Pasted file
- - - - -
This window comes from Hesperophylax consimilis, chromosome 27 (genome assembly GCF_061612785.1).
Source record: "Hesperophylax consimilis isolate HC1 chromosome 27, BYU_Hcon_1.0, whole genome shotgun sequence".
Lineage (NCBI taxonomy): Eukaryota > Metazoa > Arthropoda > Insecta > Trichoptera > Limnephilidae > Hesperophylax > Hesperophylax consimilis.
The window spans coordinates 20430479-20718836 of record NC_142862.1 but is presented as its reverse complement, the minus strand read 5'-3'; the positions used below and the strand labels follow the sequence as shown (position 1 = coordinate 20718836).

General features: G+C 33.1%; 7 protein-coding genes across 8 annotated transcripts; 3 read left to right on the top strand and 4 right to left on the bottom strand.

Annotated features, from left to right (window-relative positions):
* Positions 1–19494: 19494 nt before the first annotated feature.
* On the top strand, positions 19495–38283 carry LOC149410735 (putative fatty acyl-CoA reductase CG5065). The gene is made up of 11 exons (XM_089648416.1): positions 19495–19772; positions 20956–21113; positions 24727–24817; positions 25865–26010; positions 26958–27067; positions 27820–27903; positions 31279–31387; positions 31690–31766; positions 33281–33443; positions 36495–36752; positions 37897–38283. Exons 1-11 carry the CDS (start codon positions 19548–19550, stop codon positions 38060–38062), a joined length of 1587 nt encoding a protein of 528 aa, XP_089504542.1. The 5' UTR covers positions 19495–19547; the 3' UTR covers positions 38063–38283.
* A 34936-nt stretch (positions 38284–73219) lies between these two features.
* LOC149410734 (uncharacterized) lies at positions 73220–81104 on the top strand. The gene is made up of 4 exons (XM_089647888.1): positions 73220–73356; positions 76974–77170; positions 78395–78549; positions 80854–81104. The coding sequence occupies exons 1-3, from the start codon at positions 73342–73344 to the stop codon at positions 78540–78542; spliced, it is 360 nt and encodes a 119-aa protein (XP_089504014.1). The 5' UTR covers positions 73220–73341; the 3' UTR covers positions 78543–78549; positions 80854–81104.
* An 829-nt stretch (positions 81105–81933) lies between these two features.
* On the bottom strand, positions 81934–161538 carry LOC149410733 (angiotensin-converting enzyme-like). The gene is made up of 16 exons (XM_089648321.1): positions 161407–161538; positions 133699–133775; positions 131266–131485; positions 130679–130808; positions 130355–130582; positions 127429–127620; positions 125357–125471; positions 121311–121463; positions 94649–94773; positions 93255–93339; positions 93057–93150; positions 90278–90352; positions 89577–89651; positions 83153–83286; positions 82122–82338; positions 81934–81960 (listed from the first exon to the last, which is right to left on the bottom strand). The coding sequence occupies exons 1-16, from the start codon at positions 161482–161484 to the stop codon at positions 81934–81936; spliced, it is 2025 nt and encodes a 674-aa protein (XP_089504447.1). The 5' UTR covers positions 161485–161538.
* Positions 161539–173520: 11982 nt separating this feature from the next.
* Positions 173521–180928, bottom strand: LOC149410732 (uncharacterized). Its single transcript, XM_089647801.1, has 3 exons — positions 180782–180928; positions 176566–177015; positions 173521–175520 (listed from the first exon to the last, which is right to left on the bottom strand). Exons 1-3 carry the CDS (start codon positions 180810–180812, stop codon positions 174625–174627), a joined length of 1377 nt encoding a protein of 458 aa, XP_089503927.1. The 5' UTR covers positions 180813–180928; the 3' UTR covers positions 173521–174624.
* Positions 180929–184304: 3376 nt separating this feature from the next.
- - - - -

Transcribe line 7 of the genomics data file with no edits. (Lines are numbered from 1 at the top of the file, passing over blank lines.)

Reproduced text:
* Positions 1–19494: 19494 nt before the first annotated feature.